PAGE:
ESA in the news: WildEarth Guardians is (finally) letting FWS set (some) priorities, and worthy books and articles defend the ESA, but opposition still abundant.
Maybe, just maybe, there will be a bit less ESA litigation in the future, thanks to a new agreement by WildEarth Guardians to limit its lawsuits, in return for a commitment by the Obama Administration to address candidate species and petitions to list other species. See news coverage from High Country News, Business Week and Miller-McCune. ESA blawg has previously emphasized the need for the Department of Interior -- not litigious citizen activists -- to control its own priorities. See discussions of "unintended consequences" (2008) and "bulk petitions" (2010). But the Center for Biological Diversity, firmly opposed to listing delays, refused to sign the agreement. See AP article
Still, there will never be an ESA litigation shortage. In the Pacific, NOAA recently authorized the lethal take of sea lions (protected by the Marine Mammal Protection Act) in an effort to save listed salmonid species. See NOAA Fisheries. And in the Gulf of Mexico, NOAA continues to learn about the effects of the Deepwater Horizon oil spill on wildlife (seeScience Daily and Houston Business Journal). The U.S. Fish and Wildlife Service has its share of issues too; and individual issues all over the nation involving the Endangered Species Act are generating pushback. See Wyoming's Daily Journal (discussing the gray wolf) Martha's Vineyard News (discussing the listed Imperial Moth), and Business Week (discussing New Mexico's dunes sagebrush lizard and its effects on energy development -- a particularly tough issue that could lead to the next time Congress repeals a species listing by budgetary rider.) In an issue of mutual concern to both FWS and NOAA, Indiana's Hoosier Ag Today discussed the opposition to duplicative pesticide regulation.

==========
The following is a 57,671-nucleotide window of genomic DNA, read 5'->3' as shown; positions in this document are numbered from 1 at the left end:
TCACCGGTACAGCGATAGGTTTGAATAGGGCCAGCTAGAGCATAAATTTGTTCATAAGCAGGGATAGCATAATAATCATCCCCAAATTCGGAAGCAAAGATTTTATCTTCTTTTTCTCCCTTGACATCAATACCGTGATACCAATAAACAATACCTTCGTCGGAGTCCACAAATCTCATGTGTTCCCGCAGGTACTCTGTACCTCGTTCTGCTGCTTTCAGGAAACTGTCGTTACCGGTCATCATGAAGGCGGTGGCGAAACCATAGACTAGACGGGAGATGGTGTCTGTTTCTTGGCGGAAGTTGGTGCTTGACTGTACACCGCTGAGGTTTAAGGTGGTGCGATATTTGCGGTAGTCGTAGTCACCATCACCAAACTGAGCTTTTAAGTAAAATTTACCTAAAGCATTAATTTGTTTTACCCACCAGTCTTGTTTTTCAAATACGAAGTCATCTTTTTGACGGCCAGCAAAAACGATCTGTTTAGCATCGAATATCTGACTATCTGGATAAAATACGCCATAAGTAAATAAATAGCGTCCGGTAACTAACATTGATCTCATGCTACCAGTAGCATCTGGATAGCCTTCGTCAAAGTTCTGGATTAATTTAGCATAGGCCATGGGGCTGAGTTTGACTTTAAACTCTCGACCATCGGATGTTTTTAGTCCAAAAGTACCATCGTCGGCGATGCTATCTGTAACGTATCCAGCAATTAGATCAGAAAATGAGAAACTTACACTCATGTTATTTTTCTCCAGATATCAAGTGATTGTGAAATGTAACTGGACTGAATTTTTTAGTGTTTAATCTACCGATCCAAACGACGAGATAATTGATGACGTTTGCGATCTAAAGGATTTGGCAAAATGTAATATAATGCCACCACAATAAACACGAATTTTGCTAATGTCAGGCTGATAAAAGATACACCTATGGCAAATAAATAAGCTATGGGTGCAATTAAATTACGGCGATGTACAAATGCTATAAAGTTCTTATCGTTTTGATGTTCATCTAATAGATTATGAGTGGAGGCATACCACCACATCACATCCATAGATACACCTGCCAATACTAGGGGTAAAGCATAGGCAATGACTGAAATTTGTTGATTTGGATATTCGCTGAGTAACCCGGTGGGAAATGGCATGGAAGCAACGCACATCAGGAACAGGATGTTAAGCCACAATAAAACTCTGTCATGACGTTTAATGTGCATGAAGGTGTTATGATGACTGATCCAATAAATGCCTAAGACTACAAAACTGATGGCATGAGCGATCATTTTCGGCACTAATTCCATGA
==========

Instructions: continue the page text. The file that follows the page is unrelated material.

With mixed messages abundant, as usual, is it any wonder thatVermont Public Radio asks whether the ESA has worked? Conservation biologist Joe Roman, in his book Listed (cover photo below), would answer with a resounding YES, and makes a compelling case about the economic and ecosystem benefits of the Endangered Species Act. Still, despite his book, and despite similarly inspiring New York Times articles about endangered species from coast to coast, the naysayers will always remain. After all, as Mother Jones recently wrote, homo sapien may be hard wired to reject science when it opposes our values and viewpoints. Indeed, even opportunities for success, like reintroductions, prove controversial. See Alaska NBC2 (discussing potential for reintroduction of wood bison) andSalt Lake Tribune (discussing the black footed ferret).